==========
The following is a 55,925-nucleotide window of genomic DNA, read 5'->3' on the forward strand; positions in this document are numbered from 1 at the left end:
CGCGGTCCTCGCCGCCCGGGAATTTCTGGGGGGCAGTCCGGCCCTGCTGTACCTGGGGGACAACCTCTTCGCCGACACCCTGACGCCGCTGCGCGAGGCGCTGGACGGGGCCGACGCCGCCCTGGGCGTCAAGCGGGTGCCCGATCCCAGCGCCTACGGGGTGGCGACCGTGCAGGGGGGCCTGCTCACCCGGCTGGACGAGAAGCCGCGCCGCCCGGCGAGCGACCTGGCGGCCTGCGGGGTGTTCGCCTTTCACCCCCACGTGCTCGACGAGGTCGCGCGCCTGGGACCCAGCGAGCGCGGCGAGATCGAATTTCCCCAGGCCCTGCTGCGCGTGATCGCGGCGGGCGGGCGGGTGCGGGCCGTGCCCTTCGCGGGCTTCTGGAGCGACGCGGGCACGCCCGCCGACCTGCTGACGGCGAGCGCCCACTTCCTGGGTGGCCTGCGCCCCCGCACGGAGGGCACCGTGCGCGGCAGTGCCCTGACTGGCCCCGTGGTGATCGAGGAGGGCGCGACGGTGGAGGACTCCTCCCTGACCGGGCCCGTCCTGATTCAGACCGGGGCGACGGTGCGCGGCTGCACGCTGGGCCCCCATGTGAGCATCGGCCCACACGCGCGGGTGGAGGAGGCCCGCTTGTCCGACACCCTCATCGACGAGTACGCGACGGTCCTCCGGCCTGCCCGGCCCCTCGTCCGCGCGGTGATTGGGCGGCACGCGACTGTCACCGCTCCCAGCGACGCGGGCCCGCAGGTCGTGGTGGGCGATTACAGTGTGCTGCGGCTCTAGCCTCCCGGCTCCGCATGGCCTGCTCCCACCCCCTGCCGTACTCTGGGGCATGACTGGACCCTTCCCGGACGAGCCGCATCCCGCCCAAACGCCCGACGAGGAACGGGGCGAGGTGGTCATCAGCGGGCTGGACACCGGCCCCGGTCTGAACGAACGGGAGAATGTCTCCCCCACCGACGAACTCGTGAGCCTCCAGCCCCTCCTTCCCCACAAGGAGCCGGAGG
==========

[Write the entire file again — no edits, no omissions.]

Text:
The following is a 55,925-nucleotide window of genomic DNA, read 5'->3' on the forward strand; positions in this document are numbered from 1 at the left end:
CGCGGTCCTCGCCGCCCGGGAATTTCTGGGGGGCAGTCCGGCCCTGCTGTACCTGGGGGACAACCTCTTCGCCGACACCCTGACGCCGCTGCGCGAGGCGCTGGACGGGGCCGACGCCGCCCTGGGCGTCAAGCGGGTGCCCGATCCCAGCGCCTACGGGGTGGCGACCGTGCAGGGGGGCCTGCTCACCCGGCTGGACGAGAAGCCGCGCCGCCCGGCGAGCGACCTGGCGGCCTGCGGGGTGTTCGCCTTTCACCCCCACGTGCTCGACGAGGTCGCGCGCCTGGGACCCAGCGAGCGCGGCGAGATCGAATTTCCCCAGGCCCTGCTGCGCGTGATCGCGGCGGGCGGGCGGGTGCGGGCCGTGCCCTTCGCGGGCTTCTGGAGCGACGCGGGCACGCCCGCCGACCTGCTGACGGCGAGCGCCCACTTCCTGGGTGGCCTGCGCCCCCGCACGGAGGGCACCGTGCGCGGCAGTGCCCTGACTGGCCCCGTGGTGATCGAGGAGGGCGCGACGGTGGAGGACTCCTCCCTGACCGGGCCCGTCCTGATTCAGACCGGGGCGACGGTGCGCGGCTGCACGCTGGGCCCCCATGTGAGCATCGGCCCACACGCGCGGGTGGAGGAGGCCCGCTTGTCCGACACCCTCATCGACGAGTACGCGACGGTCCTCCGGCCTGCCCGGCCCCTCGTCCGCGCGGTGATTGGGCGGCACGCGACTGTCACCGCTCCCAGCGACGCGGGCCCGCAGGTCGTGGTGGGCGATTACAGTGTGCTGCGGCTCTAGCCTCCCGGCTCCGCATGGCCTGCTCCCACCCCCTGCCGTACTCTGGGGCATGACTGGACCCTTCCCGGACGAGCCGCATCCCGCCCAAACGCCCGACGAGGAACGGGGCGAGGTGGTCATCAGCGGGCTGGACACCGGCCCCGGTCTGAACGAACGGGAGAATGTCTCCCCCACCGACGAACTCGTGAGCCTCCAGCCCCTCCTTCCCCACAAGGAGCCGGAGG